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BOX SCORE … 05.05.14 Box Score
The Mariners did something no one else had done so far this season – saddle Scott Kazmir with a loss.
Kazmir came into Monday night’s game with a spotless 4-0 record in six starts with a sparkling 2.11 earned run average. In a previous start against the Mariners on April 13 at Safeco Field, Kazmir threw six shutout innings, allowing two hits and striking out nine but not figuring in the decision.
But past dominance mattered little to a suddenly surging Seattle squad. The Mariners scored four off Kazmir – the most he’s allowed this season. The win pushed the Mariners’ record to .500 at 15-15. They have won three straight and eight of their last 10 games.
“We had better at-bats,” manager Lloyd McClendon said. “He’s a real good pitcher and he had his way with us before. I thought our guys were little bit more determined, better at-bats, better approach and we were able to get his pitch count up a little bit.”
It’s early, but the Mariners have shown they can make positive adjustments when facing a starter for the second time around.
“Well, they should,” McClendon said. “When you are a good hitter, you should. If you are doing your homework and preparing yourself the way you are supposed to be preparing yourself, then you should have better at-bats. And we’ve done that.”
The plan wasn’t complicated.
“We laid off his offspeed,” said Stefen Romero. “He likes to work both sides of the plate and wants to us to expand (the strike zone) for him. We didn’t do that.”
Chris Young gave the Mariners six innings, giving up just two runs on a Brandon Moss homer. He gave up three total hits while walking two and striking out two. He’s been a nice little pick up for the team.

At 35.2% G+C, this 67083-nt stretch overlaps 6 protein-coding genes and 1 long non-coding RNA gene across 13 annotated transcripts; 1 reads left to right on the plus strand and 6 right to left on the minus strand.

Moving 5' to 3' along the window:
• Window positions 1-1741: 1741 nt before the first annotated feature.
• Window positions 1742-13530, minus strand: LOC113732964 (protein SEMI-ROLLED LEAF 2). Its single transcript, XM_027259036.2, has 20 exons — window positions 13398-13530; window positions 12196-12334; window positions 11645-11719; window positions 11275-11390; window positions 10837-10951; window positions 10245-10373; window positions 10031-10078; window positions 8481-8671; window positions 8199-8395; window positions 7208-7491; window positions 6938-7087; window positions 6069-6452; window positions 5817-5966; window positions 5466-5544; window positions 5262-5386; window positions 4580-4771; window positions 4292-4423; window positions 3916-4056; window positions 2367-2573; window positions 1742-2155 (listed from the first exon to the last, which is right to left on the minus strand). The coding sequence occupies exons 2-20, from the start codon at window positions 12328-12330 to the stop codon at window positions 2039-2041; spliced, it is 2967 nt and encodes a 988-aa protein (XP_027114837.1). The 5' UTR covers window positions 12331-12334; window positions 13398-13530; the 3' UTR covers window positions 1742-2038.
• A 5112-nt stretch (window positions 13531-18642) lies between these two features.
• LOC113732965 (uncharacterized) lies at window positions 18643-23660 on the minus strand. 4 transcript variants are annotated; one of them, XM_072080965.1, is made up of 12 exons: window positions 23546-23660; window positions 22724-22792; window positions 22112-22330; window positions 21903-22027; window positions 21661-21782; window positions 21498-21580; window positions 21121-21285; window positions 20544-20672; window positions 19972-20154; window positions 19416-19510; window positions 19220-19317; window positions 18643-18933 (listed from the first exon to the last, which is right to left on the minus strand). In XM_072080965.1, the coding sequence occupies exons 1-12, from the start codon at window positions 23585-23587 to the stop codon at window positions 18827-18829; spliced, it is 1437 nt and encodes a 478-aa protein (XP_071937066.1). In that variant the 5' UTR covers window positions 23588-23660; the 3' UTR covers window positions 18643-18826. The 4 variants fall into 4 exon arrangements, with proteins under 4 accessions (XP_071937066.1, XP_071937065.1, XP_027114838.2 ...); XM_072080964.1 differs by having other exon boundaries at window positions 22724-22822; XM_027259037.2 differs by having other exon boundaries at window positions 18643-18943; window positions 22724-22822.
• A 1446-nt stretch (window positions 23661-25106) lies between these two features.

“My job is to go out and make good pitches over and over 100 plus times,” he said. “I try not to get too wrapped up in the score. When you have that lead, you can be a little more aggressive and not second guess yourself.”
But here’s what Brandon Moss had to say about Young.
“He’s tough,” Moss said. “It’s just different than a lot of guys you face. It looks like he’s throwing soft and the radar gun says he’s throwing soft but the way he pitches up and down, it makes it tough. It’s so rare that you see something like that.”
How is he able to do that?
“I think it’s his arm angle and his heigh,” Moss said. “He’s 6-foot-10 and he’s throwing out of the sky. The pitch up looks soft and it looks good to hit but you see what we do with it, we foul it off all the time. When he goes down it looks so far down that you can’t hit it but it stays at the knees. He’s a tough guy to hit. He’s a tough guy to square up.”
And his homer off of Young?
“It was a mistake,” Moss said. “It was just a middle-middle pitch. He had thrown me one right there earlier in the at-bat and I was a little out in front of it. The more pitches I saw against him the better my timing got. He’s a tough guy to face. I had a 12-pitch at-bat against him after that. He’s throwing strikes and you think, man, eventually you’ll put one in play but with the arm angle of it and the timing of it you just seem to foul it off and foul it off.”